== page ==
They have no children in school. They seldom attend school board meetings. They no longer go to parent-teacher meetings.
But they are the people who could have the greatest influence on the direction of the Fairfax County Public Schools this year: the residents of the older sections of the county inside the Beltway, the parents who put their children through school a generation ago.
This year, the school board and county Board of Supervisors will ask those residents to help approve a $57.2 million bond referendum, most of which will benefit residents on the opposite ends of the county.
The school board is faced not only with selling the need for the bond referendum, but with convincing voters who have no vested interest in the issue to support it, according to board member Gerald Fill, who represents the older Mount Vernon area of Fairfax.
Most of the money will be used to finance new school construction in the rapidly growing western and southern sections of the county, where the burgeoning student population is outgrowing existing facilities.
In an attempt to make the referendum slightly more palatable to voters in the older sections of the county, funds have been set aside for renovations to some schools in those areas.
So far, the board has done little to publicize the referendum. When the members return from their August recess in September, they will have less than two months to package and sell the referendum before the Nov. 3 election date.
On other financial issues, school officials are anticipating cutbacks in some areas to absorb the costs of programs previously financed by the federal government. The pinch already is being felt in areas ranging from school lunch prices to special education.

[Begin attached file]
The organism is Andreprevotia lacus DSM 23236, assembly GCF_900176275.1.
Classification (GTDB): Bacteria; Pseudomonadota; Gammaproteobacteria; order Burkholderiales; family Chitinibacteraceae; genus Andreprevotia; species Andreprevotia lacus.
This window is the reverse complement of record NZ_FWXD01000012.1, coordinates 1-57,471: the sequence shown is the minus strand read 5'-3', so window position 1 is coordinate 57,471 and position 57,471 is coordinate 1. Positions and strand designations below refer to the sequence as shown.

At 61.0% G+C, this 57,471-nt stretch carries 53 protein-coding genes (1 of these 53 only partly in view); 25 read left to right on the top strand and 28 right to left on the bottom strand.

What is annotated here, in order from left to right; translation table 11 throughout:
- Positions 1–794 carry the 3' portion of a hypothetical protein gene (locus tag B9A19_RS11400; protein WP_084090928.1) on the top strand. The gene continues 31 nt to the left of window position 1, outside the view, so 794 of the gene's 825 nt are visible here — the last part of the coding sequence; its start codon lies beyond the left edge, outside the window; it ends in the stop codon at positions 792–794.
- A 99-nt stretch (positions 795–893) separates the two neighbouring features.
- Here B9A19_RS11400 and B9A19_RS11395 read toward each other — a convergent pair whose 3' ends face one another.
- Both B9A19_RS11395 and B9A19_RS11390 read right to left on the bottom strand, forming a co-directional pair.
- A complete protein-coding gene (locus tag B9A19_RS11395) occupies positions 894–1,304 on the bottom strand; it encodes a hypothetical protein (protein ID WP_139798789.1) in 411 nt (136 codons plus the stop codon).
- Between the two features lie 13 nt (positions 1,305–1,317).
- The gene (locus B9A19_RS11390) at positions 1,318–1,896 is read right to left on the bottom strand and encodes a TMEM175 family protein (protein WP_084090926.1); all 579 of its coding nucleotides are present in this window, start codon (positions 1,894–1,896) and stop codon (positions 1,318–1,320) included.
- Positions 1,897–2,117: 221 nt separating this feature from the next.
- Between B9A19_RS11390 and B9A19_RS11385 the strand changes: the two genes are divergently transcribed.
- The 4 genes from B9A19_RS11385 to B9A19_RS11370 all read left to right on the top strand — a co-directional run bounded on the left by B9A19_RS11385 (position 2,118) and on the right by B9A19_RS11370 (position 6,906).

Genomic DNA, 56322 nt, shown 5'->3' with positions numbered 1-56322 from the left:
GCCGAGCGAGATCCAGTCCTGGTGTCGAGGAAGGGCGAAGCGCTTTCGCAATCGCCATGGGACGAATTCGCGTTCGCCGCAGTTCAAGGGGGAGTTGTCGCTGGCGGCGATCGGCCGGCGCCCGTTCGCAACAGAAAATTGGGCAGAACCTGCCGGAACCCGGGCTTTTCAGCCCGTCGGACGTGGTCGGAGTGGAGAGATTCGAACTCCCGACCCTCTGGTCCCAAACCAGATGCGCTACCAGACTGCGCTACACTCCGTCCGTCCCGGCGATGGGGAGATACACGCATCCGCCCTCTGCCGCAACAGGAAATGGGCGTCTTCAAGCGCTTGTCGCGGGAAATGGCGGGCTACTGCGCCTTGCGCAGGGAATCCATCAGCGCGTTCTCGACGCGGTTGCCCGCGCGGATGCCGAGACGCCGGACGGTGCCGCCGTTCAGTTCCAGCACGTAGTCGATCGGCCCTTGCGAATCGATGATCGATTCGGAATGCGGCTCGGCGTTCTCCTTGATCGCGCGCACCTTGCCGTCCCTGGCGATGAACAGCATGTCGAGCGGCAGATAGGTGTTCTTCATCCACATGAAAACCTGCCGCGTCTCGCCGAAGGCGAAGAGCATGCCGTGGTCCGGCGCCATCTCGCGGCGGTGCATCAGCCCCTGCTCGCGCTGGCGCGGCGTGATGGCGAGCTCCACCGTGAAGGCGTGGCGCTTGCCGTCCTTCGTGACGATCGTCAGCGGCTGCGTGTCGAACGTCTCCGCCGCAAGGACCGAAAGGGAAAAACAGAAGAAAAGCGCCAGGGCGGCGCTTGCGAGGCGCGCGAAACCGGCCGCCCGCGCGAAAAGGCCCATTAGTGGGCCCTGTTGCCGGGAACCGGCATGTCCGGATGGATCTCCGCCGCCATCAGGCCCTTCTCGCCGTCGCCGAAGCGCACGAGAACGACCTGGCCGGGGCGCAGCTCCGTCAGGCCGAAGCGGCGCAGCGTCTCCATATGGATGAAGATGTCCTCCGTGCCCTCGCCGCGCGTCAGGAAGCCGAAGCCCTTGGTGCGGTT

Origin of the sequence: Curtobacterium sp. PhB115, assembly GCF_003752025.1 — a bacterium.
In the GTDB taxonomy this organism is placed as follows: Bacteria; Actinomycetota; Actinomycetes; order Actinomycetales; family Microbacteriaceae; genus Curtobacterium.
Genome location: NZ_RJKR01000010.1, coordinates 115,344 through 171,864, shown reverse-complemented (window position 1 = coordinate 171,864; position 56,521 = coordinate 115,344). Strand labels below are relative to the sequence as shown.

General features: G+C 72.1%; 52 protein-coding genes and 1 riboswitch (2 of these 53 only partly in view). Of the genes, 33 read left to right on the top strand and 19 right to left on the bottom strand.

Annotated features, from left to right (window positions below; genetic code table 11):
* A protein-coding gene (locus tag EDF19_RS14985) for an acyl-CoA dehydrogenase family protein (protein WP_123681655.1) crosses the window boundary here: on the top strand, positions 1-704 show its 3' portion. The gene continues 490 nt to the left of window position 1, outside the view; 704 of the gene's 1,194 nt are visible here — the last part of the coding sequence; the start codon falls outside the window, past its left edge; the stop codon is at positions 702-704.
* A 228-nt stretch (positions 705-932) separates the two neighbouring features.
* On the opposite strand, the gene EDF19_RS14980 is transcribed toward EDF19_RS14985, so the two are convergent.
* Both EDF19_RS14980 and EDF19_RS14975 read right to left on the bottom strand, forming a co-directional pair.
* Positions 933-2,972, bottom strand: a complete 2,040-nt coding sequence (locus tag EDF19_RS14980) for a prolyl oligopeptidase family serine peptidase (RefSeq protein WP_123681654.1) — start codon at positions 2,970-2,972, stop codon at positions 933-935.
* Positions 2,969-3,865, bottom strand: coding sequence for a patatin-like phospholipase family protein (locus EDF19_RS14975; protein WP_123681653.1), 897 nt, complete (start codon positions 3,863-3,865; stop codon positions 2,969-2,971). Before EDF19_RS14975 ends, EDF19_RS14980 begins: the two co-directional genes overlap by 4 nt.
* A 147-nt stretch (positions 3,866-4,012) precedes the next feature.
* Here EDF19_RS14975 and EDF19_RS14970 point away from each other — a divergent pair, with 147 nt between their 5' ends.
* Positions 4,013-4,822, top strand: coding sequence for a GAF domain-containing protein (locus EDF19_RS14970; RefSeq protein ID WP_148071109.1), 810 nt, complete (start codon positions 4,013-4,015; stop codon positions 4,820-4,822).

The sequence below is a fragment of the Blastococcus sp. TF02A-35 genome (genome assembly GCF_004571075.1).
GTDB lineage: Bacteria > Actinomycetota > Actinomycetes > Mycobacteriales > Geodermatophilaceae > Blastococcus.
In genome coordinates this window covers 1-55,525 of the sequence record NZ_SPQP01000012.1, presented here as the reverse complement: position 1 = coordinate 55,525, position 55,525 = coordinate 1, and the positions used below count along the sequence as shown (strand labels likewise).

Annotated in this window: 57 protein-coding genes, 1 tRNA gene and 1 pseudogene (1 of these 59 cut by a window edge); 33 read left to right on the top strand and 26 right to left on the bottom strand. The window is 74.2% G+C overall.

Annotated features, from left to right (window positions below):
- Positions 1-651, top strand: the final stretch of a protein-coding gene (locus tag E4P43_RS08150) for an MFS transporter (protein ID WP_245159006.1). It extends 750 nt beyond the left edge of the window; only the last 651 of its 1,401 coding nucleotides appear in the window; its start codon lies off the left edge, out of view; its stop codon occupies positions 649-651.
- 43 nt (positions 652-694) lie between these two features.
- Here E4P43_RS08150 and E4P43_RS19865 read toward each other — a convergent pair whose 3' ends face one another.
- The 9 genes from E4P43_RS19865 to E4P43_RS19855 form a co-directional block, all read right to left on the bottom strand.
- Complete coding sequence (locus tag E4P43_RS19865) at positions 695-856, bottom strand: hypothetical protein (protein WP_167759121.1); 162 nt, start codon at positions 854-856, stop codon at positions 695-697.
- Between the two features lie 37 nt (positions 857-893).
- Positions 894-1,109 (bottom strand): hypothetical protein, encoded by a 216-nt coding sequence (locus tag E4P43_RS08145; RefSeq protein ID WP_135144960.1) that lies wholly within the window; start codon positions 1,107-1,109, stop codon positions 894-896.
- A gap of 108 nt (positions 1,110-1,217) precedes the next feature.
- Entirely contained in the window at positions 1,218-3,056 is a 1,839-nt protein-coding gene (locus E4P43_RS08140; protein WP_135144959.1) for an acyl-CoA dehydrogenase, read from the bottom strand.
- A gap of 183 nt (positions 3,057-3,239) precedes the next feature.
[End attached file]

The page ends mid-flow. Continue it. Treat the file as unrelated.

One budget area may put the school system in a standoff with Uncle Sam, some school officials are predicting. The board is waiting to hear the budget fate of the federal government's $4.4 million in impact aid money used to offset the cost of educating the 1,520 children of military personnel assigned to Fort Belvoir.
Students at eight of the county's 23 high schools will find a new curriculum offered in their class schedules: a liberalized sex education course that will allow discussion of the previously banned issues of contraception, abortion, masturbation, homosexuality and rape.
The revised curriculum is part of a pilot course this year, which comes after five years of bitter debate over what had been considered the area's most restrictive sex education program.
At the end of the year, the program will be evaluated and the board could face yet another battle: whether to extend the program to the intermediate school level.
Meanwhile, Superintendent Linton Deck will be giving his new management plan a trial run. The plan includes proposals for a Saturday fine arts program, special high school programs for gifted and talented students and a computerized school library network. Many of the proposals are only in the developmental stages and won't find their way into the classrooms unless the school board decides, in budget sessions next spring, to provide funds for the proposals.